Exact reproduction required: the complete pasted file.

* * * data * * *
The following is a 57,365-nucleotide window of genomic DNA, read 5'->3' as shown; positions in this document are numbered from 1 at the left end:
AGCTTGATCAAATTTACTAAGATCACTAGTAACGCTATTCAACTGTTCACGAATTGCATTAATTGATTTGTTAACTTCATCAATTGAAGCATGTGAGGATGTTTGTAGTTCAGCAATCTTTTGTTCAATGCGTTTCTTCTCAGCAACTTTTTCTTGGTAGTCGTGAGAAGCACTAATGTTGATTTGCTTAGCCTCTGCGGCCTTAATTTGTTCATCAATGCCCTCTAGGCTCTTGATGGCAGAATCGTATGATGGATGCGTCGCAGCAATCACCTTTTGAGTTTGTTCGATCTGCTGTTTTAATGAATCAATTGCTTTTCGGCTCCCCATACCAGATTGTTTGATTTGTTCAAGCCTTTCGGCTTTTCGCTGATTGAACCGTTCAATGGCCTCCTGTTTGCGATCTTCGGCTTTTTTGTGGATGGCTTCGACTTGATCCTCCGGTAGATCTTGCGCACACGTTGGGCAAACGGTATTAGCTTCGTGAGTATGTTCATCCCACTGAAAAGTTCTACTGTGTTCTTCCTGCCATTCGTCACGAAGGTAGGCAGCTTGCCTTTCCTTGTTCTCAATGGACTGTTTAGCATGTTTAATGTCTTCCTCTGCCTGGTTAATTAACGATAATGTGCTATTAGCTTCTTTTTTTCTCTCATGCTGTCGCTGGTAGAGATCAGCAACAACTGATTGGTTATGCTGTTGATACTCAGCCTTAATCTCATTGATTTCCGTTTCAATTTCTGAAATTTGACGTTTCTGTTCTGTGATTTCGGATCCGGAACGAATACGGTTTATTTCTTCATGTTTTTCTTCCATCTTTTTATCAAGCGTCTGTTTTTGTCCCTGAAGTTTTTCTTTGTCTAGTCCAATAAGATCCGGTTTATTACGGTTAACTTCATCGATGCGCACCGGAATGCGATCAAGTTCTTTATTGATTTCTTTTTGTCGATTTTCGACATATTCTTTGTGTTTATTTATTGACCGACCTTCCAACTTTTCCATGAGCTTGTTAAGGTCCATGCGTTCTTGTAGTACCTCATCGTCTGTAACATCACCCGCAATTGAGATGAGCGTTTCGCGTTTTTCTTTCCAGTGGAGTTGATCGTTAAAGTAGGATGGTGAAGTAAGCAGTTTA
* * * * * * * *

The following is a 57,365-nucleotide window of genomic DNA, read 5'->3' as shown; positions in this document are numbered from 1 at the left end:
AGCTTGATCAAATTTACTAAGATCACTAGTAACGCTATTCAACTGTTCACGAATTGCATTAATTGATTTGTTAACTTCATCAATTGAAGCATGTGAGGATGTTTGTAGTTCAGCAATCTTTTGTTCAATGCGTTTCTTCTCAGCAACTTTTTCTTGGTAGTCGTGAGAAGCACTAATGTTGATTTGCTTAGCCTCTGCGGCCTTAATTTGTTCATCAATGCCCTCTAGGCTCTTGATGGCAGAATCGTATGATGGATGCGTCGCAGCAATCACCTTTTGAGTTTGTTCGATCTGCTGTTTTAATGAATCAATTGCTTTTCGGCTCCCCATACCAGATTGTTTGATTTGTTCAAGCCTTTCGGCTTTTCGCTGATTGAACCGTTCAATGGCCTCCTGTTTGCGATCTTCGGCTTTTTTGTGGATGGCTTCGACTTGATCCTCCGGTAGATCTTGCGCACACGTTGGGCAAACGGTATTAGCTTCGTGAGTATGTTCATCCCACTGAAAAGTTCTACTGTGTTCTTCCTGCCATTCGTCACGAAGGTAGGCAGCTTGCCTTTCCTTGTTCTCAATGGACTGTTTAGCATGTTTAATGTCTTCCTCTGCCTGGTTAATTAACGATAATGTGCTATTAGCTTCTTTTTTTCTCTCATGCTGTCGCTGGTAGAGATCAGCAACAACTGATTGGTTATGCTGTTGATACTCAGCCTTAATCTCATTGATTTCCGTTTCAATTTCTGAAATTTGACGTTTCTGTTCTGTGATTTCGGATCCGGAACGAATACGGTTTATTTCTTCATGTTTTTCTTCCATCTTTTTATCAAGCGTCTGTTTTTGTCCCTGAAGTTTTTCTTTGTCTAGTCCAATAAGATCCGGTTTATTACGGTTAACTTCATCGATGCGCACCGGAATGCGATCAAGTTCTTTATTGATTTCTTTTTGTCGATTTTCGACATATTCTTTGTGTTTATTTATTGACCGACCTTCCAACTTTTCCATGAGCTTGTTAAGGTCCATGCGTTCTTGTAGTACCTCATCGTCTGTAACATCACCCGCAATTGAGATGAGCGTTTCGCGTTTTTCTTTCCAGTGGAGTTGATCGTTAAAGTAGGATGGTGAAGTAAGCAGTTTA